Sunday, March 7, 2010

From That First Night

**Submitted by Jane

"You're a horrible mother."
"You messed up again."
"You do everything wrong."
"Everyone would be better off without you."

These are the kinds of thoughts that have rolled incessantly through my head for as long as I can remember. I have always known that I am a fuck-up. A failure. No good. Despite that knowledge, I always strove for perfection; and I always failed to achieve it. Sometimes that failure made me try harder, but most of the time it just made me hate myself that much more.

I never had many friends in school, I was always the loner, the loser, the weirdo. But my freshman year I found friends and acceptance. One night I was out with those oh-so-cool friends and they introduced me to pot and wine coolers. I thought I was flying. I lay on a bed in a stranger's apartment and swore I saw heaven. And for that short time I didn't worry about being perfect. I didn't have to watch every word I said, every move I made. I felt free.

Now, nearly 7 months into my sobriety I realize I was an addict from that first night. But back then I just thought I had arrived. I was cool, I had friends, I went to parties, I "knew" what the straight people never would. I thought they were pathetic, those non-druggies, passing up a straight line to heaven all for the sake of normalcy. What I wouldn't give now to go back and live my life the way they did. Normalcy would have been a small price to pay to not spend so many years in hell.

College was when I really discovered drinking. Drugs were still my preference, but they were harder to get, and alcohol was everywhere. I drank to black out most nights. Half-way through my freshman year, I was raped at a frat party because I was too drunk to fight. You would think that would've stopped me, but I just used it as an excuse to drink and drug 24/7. I stopped going to classes, went from straight A's in high school to nearly flunking out. I didn't care; at least that's what I told myself. But I did care. I was disgusted with my behavior, and I drank to push down those feelings too. Ah, the insanity of this disease.

The years after college were the darkest of my life, all thanks to alcohol.

I thought once I moved on to my new life as a wife and mommy I would automatically get better. After all, mommies don't drink. Mommies are perfect. They keep a beautiful home, cook 4 star meals and have clean, well mannered, intelligent children. They work and they volunteer their time and they bake cupcakes for school and they throw magnificent birthday parties and still manage to be skinny and gorgeous. They are what I could never manage to be, and once again I had all the reason in the world to hate myself.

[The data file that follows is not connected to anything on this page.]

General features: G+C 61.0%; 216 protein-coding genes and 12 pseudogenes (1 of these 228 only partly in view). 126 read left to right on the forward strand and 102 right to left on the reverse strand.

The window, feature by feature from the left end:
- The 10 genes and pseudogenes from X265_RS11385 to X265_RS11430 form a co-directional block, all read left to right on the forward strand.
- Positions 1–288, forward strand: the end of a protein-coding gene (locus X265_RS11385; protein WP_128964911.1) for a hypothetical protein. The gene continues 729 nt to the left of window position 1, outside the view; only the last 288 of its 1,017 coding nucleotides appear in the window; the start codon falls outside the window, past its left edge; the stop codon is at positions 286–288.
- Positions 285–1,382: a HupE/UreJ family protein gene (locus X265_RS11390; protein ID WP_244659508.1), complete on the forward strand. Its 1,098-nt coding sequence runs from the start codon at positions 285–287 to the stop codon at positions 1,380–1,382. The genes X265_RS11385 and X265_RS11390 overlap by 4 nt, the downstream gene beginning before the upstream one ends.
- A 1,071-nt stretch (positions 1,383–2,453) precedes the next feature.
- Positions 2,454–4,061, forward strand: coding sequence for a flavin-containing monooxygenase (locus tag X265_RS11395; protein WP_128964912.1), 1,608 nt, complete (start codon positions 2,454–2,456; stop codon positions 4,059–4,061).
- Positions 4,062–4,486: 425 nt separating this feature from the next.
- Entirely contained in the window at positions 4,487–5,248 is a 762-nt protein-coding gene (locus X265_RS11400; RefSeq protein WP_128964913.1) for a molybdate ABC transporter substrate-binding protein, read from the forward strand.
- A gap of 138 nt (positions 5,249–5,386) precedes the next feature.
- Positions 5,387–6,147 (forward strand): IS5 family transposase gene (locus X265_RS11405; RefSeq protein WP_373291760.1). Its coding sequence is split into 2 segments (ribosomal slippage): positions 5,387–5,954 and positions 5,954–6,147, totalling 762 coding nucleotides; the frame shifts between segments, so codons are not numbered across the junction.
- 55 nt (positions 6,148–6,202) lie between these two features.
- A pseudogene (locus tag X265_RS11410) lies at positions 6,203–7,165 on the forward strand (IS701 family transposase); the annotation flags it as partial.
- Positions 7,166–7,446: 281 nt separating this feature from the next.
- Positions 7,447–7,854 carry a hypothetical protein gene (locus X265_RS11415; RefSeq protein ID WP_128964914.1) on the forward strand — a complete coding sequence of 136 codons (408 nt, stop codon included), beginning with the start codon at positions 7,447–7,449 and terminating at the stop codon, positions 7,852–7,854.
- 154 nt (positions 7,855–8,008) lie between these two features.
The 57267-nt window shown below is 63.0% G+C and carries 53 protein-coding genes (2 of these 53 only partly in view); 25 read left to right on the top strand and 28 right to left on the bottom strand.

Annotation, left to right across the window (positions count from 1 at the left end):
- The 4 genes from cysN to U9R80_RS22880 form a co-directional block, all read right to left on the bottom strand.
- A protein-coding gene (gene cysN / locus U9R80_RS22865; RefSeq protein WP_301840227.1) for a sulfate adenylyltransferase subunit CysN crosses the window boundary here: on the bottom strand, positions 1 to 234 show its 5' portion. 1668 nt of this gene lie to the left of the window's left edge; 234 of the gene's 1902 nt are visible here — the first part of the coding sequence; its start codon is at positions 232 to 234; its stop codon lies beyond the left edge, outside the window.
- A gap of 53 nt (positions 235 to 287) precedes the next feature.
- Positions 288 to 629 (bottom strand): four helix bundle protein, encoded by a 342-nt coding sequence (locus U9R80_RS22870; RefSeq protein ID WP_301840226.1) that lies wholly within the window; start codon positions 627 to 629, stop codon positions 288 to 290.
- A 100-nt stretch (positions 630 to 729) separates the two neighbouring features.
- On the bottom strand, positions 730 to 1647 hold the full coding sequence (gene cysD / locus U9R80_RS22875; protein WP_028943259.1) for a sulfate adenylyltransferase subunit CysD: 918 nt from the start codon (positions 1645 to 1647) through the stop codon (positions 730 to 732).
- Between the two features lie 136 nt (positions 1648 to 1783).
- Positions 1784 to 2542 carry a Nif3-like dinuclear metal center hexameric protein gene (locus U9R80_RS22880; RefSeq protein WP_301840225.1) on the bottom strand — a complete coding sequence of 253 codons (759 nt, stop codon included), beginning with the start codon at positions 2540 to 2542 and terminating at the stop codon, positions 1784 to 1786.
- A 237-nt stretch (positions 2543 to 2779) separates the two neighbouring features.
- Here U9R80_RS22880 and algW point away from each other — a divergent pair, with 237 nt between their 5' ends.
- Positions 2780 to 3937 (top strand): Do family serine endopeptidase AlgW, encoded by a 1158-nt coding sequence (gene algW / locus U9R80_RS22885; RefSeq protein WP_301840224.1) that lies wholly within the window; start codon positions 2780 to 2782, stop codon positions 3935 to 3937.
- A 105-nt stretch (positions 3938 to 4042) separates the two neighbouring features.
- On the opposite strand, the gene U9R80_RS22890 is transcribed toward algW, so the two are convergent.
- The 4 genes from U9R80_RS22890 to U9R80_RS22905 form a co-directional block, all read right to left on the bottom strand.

Oh, I put on a pretty picture. I made sure that everyone outside my home thought I was the perfect wife and mother. I gorged myself on all the "How do you do it all?" and "Jane is so amazing" and "You are such a good mom" compliments. But inside my head I knew it was all fake. In my head I knew I was a horrible granddaughter for not writing my grandma a thank-you letter when she sent me $5 for my birthday. I knew I was a terrible daughter for not making photo albums of my babies to present to my parents. I knew I was the worst mom ever because I forgot to get my daughter's ice skates sharpened. I knew I did everything, absolutely everything, wrong.

This litany of self-abuse could only be quelled by alcohol. When I had that glass of wine, everything got better. My edges softened and I could flow around things instead of grating against them. I could be a better, more patient mom. A kinder, more loving wife. If only I could stop at that glass, everything would have been perfect.

But I never could.

11 comments:

  1. So much of this hit home. So much. The not able to fight back because of drinking...
    And the quest to be perfect, to appear to be able to do it all, motherhood escalates that, doesn't it?
    7 months! That's incredible :)
    Thank you for sharing...

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  2. This hit home for me too. Jeez. It's crazy to me how we are all alike in so many ways.

    I'm with Corinne, 7 months! That is truley something to be proud of. You go momma!